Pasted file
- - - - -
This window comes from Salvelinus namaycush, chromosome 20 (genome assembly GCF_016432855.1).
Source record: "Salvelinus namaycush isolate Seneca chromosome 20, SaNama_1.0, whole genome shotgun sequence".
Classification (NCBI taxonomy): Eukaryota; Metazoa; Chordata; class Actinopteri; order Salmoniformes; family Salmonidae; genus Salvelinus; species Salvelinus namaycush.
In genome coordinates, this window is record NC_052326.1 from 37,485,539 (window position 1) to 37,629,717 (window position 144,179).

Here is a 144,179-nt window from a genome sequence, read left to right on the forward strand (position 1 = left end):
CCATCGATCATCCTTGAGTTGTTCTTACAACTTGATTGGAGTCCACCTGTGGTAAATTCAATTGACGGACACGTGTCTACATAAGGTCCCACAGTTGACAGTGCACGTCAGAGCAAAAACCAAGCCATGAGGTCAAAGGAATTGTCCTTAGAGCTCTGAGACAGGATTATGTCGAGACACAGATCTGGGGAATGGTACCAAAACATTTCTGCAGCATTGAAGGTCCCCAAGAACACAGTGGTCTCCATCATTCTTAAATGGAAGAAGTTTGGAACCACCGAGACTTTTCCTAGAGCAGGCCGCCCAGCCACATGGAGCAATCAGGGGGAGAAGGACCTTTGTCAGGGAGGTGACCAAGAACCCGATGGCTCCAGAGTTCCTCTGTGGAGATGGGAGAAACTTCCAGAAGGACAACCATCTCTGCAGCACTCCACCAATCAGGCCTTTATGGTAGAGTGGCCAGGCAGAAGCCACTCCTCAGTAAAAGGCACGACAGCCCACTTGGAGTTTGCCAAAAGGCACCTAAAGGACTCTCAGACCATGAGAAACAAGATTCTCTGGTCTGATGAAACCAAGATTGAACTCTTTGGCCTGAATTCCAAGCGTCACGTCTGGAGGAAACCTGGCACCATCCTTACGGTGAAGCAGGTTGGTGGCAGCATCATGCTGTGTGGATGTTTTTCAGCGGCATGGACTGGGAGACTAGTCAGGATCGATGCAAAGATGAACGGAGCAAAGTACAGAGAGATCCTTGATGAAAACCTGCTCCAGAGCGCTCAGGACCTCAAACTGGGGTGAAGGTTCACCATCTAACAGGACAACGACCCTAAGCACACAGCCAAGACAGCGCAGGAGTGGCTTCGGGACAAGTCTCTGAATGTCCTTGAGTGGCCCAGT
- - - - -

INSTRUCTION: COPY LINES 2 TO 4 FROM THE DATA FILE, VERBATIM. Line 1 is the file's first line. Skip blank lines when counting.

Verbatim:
Source record: "Salvelinus namaycush isolate Seneca chromosome 20, SaNama_1.0, whole genome shotgun sequence".
Classification (NCBI taxonomy): Eukaryota; Metazoa; Chordata; class Actinopteri; order Salmoniformes; family Salmonidae; genus Salvelinus; species Salvelinus namaycush.
In genome coordinates, this window is record NC_052326.1 from 37,485,539 (window position 1) to 37,629,717 (window position 144,179).